Psychotherapy is the communication between a client and a therapist that aims to help individuals to find relief from emotional distress, while becoming less anxious, fearful or depressed. Individuals can discover solutions to challenges in their lives such as dealing with disappointment, grief, family issues, and career dissatisfaction. Psychotherapy appears to be useful in changing those patterns of thinking and acting that prevent individuals from working productively and enjoying personal relationships. Psychotherapy is the most suitable and effective way of treating mental health disorders such as:
Anxiety disorders include disorders that share features of excessive fear and anxiety and related behavioral disturbances. Fear is the emotional response to real or perceived imminent threat, whereas anxiety is anticipation of future threat. Obviously, these two states overlap, but they also differ, with fear more often associated with surges of autonomic arousal necessary for fight or flight, thoughts of immediate danger, and escape behaviors, and anxiety more often associated with muscle tension and vigilance in preparation for future danger and cautious or avoidant behaviors. Sometimes the level of fear or anxiety is reduced by pervasive avoidance behaviors. Panic attacks feature prominently within the anxiety disorders as a particular type of fear response. Panic attacks are not limited to anxiety disorders but rather can be seen in other mental disorders as well.
There are eight types of anxiety disorders: Panic disorder, Social anxiety disorder (social phobia), Specific phobias, Generalized anxiety disorder, Agoraphobia, Substance/Medication-Induced Anxiety Disorder, Separation Anxiety Disorder, Selective Mutism.
Bipolar disorder, formerly called manic depression, is a mental health condition that causes extreme mood swings that include emotional highs (mania or hypomania) and lows (depression). When someone becomes depressed, he/she may feel sad or hopeless and lose interest or pleasure in most activities. When their mood shifts to mania or hypomania (less extreme than mania), they may feel euphoric, full of energy or unusually irritable. These mood swings can affect sleep, energy, activity, judgment, behavior and the ability to think clearly. Episodes of mood swings may occur rarely or multiple times a year. While most people will experience some emotional symptoms between episodes, some may not experience any. Although bipolar disorder is a lifelong condition, individuals can manage your mood swings and other symptoms by following a treatment plan. In most cases, bipolar disorder is treated with medications and psychological counseling (psychotherapy).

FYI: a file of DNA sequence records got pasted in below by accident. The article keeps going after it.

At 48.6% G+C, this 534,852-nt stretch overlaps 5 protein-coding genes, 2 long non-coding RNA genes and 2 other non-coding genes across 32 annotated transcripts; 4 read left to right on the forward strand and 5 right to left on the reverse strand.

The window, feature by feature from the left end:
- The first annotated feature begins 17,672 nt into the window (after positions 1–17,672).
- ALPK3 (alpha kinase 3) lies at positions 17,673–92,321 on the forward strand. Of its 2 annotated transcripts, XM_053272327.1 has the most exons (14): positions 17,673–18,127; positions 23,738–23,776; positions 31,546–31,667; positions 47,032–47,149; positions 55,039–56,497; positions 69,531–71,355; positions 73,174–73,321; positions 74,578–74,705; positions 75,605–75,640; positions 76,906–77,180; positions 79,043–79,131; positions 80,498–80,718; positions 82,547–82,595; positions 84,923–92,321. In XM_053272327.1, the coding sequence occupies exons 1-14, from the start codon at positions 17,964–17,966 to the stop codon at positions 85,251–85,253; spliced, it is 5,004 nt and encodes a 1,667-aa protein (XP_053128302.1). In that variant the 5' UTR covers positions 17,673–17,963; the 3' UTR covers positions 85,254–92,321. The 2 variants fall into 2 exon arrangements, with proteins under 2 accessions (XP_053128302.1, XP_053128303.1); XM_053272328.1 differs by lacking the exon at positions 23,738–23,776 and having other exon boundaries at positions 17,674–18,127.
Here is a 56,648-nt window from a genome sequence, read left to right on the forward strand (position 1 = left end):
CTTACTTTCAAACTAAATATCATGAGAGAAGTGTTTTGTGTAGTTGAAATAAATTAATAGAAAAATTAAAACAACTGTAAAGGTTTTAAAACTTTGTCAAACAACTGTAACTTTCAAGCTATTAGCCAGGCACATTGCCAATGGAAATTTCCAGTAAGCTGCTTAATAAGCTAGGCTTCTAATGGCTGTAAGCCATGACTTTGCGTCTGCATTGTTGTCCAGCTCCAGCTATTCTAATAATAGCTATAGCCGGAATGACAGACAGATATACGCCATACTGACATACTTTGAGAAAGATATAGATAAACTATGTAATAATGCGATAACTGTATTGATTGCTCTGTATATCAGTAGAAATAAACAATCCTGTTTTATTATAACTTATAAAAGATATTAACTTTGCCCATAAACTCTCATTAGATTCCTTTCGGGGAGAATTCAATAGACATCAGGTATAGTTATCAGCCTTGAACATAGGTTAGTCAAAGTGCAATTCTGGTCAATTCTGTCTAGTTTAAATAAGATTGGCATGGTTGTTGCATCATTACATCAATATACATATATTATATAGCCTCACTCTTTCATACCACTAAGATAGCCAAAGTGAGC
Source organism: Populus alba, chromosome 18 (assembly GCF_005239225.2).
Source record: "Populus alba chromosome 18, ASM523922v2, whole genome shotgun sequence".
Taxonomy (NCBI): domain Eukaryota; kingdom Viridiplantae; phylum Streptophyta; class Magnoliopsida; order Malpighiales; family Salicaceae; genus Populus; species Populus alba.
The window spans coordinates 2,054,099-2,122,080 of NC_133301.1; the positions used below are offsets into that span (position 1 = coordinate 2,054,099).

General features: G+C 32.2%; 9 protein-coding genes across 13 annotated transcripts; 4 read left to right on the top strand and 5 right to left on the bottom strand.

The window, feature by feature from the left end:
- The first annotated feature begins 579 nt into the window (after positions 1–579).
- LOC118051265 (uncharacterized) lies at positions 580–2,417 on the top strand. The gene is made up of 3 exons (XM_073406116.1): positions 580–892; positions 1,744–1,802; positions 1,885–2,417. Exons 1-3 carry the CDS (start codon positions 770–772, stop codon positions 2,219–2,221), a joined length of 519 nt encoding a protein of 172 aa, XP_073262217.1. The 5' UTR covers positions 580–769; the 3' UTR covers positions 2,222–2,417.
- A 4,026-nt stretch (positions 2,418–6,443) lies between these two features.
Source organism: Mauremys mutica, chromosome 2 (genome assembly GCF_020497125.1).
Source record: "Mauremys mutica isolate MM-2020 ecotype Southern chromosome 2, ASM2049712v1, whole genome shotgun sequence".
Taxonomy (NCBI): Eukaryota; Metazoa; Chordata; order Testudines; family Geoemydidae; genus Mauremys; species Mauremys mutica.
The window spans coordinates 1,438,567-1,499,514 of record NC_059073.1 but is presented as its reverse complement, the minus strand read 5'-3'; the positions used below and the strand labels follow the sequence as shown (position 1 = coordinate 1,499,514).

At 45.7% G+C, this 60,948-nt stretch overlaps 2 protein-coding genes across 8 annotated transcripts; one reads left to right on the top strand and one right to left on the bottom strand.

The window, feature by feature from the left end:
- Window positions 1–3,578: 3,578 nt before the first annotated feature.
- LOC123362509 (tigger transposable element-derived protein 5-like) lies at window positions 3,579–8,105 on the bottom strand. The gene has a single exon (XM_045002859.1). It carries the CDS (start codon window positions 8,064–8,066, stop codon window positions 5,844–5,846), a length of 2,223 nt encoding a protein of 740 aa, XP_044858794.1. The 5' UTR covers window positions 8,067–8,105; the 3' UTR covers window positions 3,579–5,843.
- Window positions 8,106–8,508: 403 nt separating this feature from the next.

The diagnoses included are Bipolar I disorder, Bipolar II disorder, Cyclothymic disorder, Substance/medication-induced bipolar and related disorder, Bipolar and related disorder due to another medical condition, Other specified bipolar and related disorder, and Unspecified bipolar and related disorder.
Depressive disorders include Disruptive mood dysregulation disorder, Major depressive disorder (including major depressive episode), Persistent depressive disorder (dysthymia), Premenstrual dysphoric disorder, Substance/medication-induced depressive disorder, Depressive disorder due to another medical condition, Other specified depressive disorder, and Unspecified depressive disorder.
The common feature of all of these disorders is the presence of sad, empty, or irritable mood, accompanied by somatic and cognitive changes that significantly affect the individual’s capacity to function. What differs among them are issues of duration, timing, or presumed etiology.
Obsessions are unwanted thoughts, ideas or urges that are distressing. They may seem very strange or have to do with things you wouldn’t normally think about doing. You can’t control obsessions and they cause a lot of anxiety or ‘bad feelings’.